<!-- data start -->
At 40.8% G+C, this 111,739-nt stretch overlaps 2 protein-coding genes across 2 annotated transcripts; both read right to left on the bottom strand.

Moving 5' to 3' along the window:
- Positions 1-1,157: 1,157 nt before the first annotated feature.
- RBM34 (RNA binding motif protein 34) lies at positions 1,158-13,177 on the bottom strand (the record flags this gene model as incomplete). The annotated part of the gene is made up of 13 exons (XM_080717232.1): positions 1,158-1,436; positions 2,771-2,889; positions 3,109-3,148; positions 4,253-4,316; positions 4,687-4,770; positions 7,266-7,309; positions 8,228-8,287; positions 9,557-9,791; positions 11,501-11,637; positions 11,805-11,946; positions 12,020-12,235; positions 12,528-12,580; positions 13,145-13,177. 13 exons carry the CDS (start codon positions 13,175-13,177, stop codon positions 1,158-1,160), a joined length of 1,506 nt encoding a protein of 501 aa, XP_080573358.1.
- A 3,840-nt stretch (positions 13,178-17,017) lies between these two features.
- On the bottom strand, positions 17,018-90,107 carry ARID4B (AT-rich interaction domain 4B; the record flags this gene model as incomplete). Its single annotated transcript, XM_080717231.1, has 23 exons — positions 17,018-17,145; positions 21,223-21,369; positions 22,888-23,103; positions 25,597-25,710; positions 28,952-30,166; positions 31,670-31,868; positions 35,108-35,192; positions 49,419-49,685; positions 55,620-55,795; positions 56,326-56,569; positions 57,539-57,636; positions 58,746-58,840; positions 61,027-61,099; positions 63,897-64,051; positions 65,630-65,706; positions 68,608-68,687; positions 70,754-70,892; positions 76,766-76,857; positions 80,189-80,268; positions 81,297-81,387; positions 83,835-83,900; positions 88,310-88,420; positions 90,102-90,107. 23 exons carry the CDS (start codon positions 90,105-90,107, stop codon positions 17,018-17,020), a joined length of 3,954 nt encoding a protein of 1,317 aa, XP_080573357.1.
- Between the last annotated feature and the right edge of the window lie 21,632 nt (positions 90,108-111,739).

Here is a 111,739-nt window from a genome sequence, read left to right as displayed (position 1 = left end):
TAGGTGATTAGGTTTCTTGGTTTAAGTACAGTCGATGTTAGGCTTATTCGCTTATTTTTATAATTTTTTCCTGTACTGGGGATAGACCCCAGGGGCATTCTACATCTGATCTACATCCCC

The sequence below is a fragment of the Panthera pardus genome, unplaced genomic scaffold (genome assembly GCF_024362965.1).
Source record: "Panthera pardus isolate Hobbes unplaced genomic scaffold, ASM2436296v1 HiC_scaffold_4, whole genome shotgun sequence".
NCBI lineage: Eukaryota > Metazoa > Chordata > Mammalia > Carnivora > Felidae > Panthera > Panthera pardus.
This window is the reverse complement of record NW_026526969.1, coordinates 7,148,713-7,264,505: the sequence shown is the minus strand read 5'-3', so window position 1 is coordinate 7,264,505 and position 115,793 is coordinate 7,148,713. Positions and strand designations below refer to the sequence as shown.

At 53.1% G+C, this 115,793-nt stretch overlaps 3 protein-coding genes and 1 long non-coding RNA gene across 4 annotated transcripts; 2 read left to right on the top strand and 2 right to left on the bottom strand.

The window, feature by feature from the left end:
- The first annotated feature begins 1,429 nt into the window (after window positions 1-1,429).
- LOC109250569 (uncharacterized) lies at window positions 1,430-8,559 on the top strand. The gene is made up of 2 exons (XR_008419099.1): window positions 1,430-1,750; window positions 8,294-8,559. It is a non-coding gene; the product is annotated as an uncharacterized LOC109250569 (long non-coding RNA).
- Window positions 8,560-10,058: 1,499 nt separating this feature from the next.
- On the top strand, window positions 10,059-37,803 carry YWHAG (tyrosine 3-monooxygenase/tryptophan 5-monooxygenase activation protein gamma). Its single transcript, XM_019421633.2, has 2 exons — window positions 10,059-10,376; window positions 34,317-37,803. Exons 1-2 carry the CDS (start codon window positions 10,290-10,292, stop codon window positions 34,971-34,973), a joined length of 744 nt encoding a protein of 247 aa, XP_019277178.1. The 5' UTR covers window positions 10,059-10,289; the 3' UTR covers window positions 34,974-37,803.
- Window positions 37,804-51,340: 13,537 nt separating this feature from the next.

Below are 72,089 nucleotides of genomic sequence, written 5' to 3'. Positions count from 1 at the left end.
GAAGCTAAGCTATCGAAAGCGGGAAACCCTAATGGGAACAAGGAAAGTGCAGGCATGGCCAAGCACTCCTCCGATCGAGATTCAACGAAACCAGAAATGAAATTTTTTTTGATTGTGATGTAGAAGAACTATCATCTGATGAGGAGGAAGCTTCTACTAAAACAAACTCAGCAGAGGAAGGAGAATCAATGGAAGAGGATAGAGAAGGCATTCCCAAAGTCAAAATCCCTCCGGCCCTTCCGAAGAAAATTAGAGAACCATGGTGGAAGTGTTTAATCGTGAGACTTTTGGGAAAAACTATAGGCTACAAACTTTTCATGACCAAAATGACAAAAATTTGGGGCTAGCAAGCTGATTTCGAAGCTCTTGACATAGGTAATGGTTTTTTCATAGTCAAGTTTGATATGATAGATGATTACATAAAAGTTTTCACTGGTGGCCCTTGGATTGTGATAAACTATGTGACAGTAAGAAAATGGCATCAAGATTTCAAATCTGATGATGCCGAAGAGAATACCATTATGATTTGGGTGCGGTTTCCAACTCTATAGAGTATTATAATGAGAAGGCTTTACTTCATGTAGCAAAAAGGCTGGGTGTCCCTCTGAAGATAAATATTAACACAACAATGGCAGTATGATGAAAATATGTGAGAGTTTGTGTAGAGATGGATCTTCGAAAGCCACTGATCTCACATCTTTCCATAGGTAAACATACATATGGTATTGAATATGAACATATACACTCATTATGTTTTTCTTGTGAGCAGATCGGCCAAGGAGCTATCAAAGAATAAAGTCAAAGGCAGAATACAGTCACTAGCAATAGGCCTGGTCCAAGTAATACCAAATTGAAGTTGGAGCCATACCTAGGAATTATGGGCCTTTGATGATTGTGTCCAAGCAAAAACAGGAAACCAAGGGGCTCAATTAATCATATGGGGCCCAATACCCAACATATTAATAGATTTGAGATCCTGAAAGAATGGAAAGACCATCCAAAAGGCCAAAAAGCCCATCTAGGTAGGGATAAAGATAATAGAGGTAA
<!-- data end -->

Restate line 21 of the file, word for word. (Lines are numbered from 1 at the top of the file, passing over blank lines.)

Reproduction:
Below are 72,089 nucleotides of genomic sequence, written 5' to 3'. Positions count from 1 at the left end.